These invading cells essentially set up camp and colonize the space, attaching themselves to anything they can, including the uterine tubes, ovaries, broad ligaments, the bladder, colon or the pelvic organs.
Normally, the immune system would see these cells as being 'off campus' and erradicate them. Your body has killer T-cells and natural killer cells that are part of the lymphatic system. Sometimes it seems that the antibodies produced to kill off these cells don't work very well and the cells can remain and create scar tissue. The bodies response is to secrete unusually high levels of prostaglandins which develop at sites of tissue damage or infection to deal with injury or illness. (More on this later).
Part of the problem is the endometrial cells are designed to stimulate the growth of supply blood vessels for the uterine wall, obeying the hormonal command to proliferate. So, whenever they attach themselves to a body outside the uterus, their first priority is to establish a blood supply and grow. They don't get long to do this thankfully.
Once the uterus receives the 'decay' signal because no egg has been detected, all the other endometrial cells respond to the same signal and decay wherever they are inside the visceral and peritoneal cavities, from which there is no exit. The decay process stimulates an inflammatory response. The body tries to isolate and contain the rotting cells by surrounding them with fibrous connective tissue. And remember those prostaglandins? They control processes such as inflammation, blood flow, a severe cramping response and pain sensitization.
The endometrial growths look like blisters, or vesicles, attached to whatever structure they have colonized and can eventually become thick, black and scarred. The consequence of which is pain, discomfort and cramp.
It appears there may be some hereditary likelihood of developing these permenant growths as women who's mothers and sisters who have been diagnosed with endometriosis have a much higher chance of being diagnosed themselves. Also, interestingly, the size of endometrial growths have little bearing on the severity of pain, as many women with microscopic growths report more pain and discomfort than someone else with more advanced deposits.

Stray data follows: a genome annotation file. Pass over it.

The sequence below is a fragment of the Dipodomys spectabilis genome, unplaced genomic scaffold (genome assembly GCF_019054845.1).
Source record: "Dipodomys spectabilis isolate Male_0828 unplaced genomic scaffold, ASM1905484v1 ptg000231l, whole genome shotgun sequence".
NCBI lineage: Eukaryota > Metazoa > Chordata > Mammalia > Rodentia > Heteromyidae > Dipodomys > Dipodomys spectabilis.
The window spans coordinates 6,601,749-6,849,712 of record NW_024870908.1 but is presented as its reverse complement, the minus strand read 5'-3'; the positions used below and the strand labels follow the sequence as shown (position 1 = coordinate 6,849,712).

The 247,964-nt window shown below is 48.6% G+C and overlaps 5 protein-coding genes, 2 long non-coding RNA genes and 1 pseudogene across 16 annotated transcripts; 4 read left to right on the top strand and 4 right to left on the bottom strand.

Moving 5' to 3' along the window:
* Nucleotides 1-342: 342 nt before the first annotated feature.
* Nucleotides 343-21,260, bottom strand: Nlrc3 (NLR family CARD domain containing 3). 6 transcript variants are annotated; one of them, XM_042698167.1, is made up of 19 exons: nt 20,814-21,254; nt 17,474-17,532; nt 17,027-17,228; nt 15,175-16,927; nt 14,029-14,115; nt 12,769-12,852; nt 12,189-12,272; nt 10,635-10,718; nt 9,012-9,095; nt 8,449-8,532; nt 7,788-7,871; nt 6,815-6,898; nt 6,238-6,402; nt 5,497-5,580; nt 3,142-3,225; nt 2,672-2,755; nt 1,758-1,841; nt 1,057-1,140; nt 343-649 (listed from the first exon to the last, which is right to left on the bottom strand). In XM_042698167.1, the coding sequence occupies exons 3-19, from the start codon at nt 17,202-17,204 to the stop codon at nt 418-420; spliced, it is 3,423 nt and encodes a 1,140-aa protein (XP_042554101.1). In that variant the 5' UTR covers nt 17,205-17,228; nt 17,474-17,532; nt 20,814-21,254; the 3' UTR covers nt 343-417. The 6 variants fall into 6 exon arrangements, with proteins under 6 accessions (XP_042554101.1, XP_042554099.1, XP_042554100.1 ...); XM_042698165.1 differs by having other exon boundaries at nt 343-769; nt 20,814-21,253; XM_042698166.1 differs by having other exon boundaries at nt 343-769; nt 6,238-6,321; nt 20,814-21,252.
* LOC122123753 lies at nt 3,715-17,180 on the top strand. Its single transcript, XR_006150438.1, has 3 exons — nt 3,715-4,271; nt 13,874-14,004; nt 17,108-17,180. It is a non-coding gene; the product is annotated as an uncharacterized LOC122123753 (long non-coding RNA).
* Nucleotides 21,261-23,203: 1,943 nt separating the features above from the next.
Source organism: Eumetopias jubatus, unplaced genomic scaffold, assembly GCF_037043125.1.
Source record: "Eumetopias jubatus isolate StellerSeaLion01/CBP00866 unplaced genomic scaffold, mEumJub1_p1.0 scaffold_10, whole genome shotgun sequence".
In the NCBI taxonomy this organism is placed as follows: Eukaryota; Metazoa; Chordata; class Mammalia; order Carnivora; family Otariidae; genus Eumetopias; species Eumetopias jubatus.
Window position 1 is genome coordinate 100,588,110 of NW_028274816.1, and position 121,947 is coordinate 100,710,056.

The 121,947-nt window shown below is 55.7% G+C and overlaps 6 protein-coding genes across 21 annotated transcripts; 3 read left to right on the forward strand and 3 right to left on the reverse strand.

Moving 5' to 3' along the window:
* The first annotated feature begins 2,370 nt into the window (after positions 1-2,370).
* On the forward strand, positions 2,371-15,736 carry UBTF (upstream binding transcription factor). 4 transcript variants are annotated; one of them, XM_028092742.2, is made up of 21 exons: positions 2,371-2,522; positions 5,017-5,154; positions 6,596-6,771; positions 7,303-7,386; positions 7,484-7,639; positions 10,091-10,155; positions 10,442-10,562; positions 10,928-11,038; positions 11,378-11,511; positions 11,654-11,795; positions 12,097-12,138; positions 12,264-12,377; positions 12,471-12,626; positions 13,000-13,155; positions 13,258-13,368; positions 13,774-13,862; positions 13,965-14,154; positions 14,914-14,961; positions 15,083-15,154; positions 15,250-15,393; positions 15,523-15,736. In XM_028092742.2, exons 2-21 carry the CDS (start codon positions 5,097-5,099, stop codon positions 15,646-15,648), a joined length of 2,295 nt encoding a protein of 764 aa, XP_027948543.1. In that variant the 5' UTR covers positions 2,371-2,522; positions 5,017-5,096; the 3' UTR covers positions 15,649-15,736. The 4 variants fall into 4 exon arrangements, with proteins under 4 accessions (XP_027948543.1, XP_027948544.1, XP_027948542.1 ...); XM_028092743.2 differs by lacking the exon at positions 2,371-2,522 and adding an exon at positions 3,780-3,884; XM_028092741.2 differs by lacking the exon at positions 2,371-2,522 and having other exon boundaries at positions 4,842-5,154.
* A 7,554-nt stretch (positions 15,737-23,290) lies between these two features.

It is likely that a lot of women don't seek help initially because it is assumed that painful periods are 'normal' and just something that women go through. For many this is true, but nowadays women are much more proactive about their healthcare and are willing to explore the causes and possible solutions for their pain.
Those are the women that seem to find their way here.
What treatments are available in mainstream medicine?
There is only one diagnostic test for endometriosis and that is laparoscopic surgery. A Laparoscopy is a type of surgical procedure that allows a surgeon to look inside the abdomen and pelvis without having to make large incisions in the skin. This procedure is also known as keyhole surgery or minimally invasive surgery (MIS).
Birth control pills and hormones that change, reduce or stop the menstrual cycle are often used first to see how you respond, as they can be quite successful in the early days.
Even a complete hysterectomy is no guarantee of a cure as microscopic deposits can remain to carry on the symptoms during other treatments like hormone replacement therapy (HRT).
Nonsteroidal anti-inflammatory drugs (NSAID's) and other analgesics may be prescribed to limit pain and discomfort, but with long term use they can come with a hefty list of side effects that are not pleasant. Other surgical interventions can include laser or electrocauterization to cut out visible growths and to reduce adhesions between the pelvic organs.
Should I join a support group?
It is important to get support for your condition, because long term pain and discomfort can mess with your emotions. Sadness, depression, anger, anxiety, fright, confusion and loneliness can creep up on you over time and bring you down. You probably know this already. There are a plethora of groups and communities online that you can join. I am not a big fan of group therapy. It seems mostly that everyone is talking about the same symptoms, theirs is always worse than yours, and this can create a feeling of collective hopelessness. But it will help you learn as much as you can about the condition and the odd tip of how to cope will be forthcoming and beneficial.
So what made you look at lymphatic drainage as a possible way of treating endometriosis?
Before I answer that, many massage therapists claim to be able to do lymph drainage. They can't. They have a tendency to work too deep. The 'more is better' approach. This is totally wrong. Lymph drainage, proper lymphatic drainage, is a specialist treatment, and different training is necessary for this work to be successful. Deep abdominal massage is NOT APPROPRIATE for patients with endometriosis. Please don't be tempted to go to one and ask for 'light' massage, its not the same.